on 6 June 2007
Moyo is a wonderful album for those new to Keiko Matsui as it captures her musical development for the past two decades, from smooth jazz to new age, and the emergence of a new style incorporating a wider range of ethnic influences and a willingness to record in more spontaneous settings.
Following her divorce last year from her personal and professional partner of more than twenty years, Keiko Matsui began exploring new musical directions, a walk into the future punctuated with occasional glances into the past. The result is her first album of original work in two years, music that both looks back and looks ahead.
Her new direction finds Matsui borrowing from the African contemporary jazz scene, not only in compositions infused with African rhythms, but also in her choice of performing and recording mates, including the reigning grandfather of South African jazz, trumpeter Hugh Masekela, Angolan vocalist Waldemar Bastos, and Cameroonian bassist/singer Richard Bona. Matsui also seems to be trying to open up her performing by recording with live musicians in more spontaneous settings, rather than continuing to develop the carefully orchestrated synthesizer work for which she has long been known and at which she excels.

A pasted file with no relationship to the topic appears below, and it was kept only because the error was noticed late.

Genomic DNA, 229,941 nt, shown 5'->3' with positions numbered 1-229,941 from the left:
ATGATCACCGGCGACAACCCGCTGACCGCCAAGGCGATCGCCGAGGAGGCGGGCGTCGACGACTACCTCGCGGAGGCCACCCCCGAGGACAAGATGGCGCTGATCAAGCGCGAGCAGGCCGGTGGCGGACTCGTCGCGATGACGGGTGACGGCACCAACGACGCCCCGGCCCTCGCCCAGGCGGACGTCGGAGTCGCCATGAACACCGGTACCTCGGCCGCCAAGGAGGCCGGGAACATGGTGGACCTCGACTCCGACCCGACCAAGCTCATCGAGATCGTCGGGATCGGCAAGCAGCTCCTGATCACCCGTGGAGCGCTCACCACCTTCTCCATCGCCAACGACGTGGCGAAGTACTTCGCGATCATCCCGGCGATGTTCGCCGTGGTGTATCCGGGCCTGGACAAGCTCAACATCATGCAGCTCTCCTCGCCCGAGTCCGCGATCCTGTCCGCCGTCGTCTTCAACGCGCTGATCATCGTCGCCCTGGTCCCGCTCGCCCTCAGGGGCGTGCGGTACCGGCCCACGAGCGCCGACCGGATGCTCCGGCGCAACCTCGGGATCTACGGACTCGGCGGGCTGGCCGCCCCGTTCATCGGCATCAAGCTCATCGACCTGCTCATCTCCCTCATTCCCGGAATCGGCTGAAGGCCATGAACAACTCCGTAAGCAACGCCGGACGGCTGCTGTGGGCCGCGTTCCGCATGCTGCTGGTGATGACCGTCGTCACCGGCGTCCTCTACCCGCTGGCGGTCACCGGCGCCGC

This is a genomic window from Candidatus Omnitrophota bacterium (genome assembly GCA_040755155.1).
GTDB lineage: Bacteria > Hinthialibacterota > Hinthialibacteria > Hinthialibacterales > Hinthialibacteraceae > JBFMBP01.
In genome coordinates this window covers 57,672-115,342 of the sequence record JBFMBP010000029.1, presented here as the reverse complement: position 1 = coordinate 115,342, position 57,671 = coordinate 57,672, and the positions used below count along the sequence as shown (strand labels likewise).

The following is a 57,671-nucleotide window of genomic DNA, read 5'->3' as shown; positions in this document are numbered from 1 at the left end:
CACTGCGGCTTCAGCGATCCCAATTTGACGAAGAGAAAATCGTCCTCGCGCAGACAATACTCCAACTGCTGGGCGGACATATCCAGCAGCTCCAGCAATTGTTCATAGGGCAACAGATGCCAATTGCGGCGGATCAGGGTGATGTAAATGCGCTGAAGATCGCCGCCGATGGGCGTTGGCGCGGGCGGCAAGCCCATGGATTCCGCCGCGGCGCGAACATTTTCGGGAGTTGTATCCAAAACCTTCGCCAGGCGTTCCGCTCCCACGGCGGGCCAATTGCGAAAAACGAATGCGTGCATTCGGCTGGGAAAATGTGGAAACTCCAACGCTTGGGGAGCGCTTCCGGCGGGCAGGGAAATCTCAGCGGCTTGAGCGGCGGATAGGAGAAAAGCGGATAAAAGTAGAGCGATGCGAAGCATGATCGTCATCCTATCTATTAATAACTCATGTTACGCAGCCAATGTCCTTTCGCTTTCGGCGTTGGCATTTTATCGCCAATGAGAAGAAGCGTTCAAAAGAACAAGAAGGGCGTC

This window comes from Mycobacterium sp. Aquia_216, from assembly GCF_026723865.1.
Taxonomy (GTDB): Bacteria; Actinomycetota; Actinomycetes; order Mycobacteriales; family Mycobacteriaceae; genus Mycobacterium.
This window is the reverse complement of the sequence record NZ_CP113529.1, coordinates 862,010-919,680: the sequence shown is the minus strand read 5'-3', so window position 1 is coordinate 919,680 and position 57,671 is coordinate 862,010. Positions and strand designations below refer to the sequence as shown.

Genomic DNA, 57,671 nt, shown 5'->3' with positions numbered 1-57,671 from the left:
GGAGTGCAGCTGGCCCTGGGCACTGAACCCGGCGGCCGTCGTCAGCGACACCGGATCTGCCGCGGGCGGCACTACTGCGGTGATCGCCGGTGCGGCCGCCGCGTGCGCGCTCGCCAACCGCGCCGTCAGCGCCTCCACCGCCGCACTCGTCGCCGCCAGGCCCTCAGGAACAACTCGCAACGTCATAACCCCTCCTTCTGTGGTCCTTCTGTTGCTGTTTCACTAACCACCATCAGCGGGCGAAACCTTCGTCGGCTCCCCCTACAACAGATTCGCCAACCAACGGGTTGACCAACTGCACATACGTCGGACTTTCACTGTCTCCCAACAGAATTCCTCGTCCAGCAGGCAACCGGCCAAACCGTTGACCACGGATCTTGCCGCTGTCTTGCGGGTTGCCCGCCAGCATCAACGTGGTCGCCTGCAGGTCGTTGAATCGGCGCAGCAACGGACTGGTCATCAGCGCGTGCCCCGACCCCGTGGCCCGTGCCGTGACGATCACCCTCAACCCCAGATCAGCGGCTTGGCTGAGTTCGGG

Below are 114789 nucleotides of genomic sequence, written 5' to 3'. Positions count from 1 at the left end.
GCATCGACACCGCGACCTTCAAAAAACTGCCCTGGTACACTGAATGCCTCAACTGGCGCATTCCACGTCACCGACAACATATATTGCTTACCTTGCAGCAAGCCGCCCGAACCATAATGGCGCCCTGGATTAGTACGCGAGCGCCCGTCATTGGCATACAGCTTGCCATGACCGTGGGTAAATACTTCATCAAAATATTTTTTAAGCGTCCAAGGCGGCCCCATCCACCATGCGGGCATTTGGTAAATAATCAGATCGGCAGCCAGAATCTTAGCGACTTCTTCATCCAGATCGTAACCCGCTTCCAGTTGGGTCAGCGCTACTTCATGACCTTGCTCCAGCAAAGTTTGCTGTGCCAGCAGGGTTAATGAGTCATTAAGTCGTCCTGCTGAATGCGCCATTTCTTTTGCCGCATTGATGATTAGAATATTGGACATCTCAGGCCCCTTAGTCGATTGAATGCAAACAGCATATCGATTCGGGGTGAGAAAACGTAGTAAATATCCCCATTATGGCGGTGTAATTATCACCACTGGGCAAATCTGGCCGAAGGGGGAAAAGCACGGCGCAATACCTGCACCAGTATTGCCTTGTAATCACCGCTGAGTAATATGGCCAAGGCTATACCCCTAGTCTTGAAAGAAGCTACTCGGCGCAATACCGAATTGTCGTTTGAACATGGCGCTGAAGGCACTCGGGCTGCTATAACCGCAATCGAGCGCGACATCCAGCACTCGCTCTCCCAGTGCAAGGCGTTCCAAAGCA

She hasn't abandoned that style altogether. You can find a couple of examples on Moyo, slower numbers based on piano and synthetic strings that will be pleasingly familiar to fans who have made her albums of the past seven to eight years commercial successes. Going back even further, Matsui calls on saxophonist Paul Taylor, a member of her touring and recording band in the mid-to late 90's, and Gerald Albright, who first recorded with Matsui in 1991, to help light up a few smooth jazz memories.
If you've never heard Matsui, Moyo would be a great place to start. If you've been a fan for years, you might find this album a marvelous retrospective.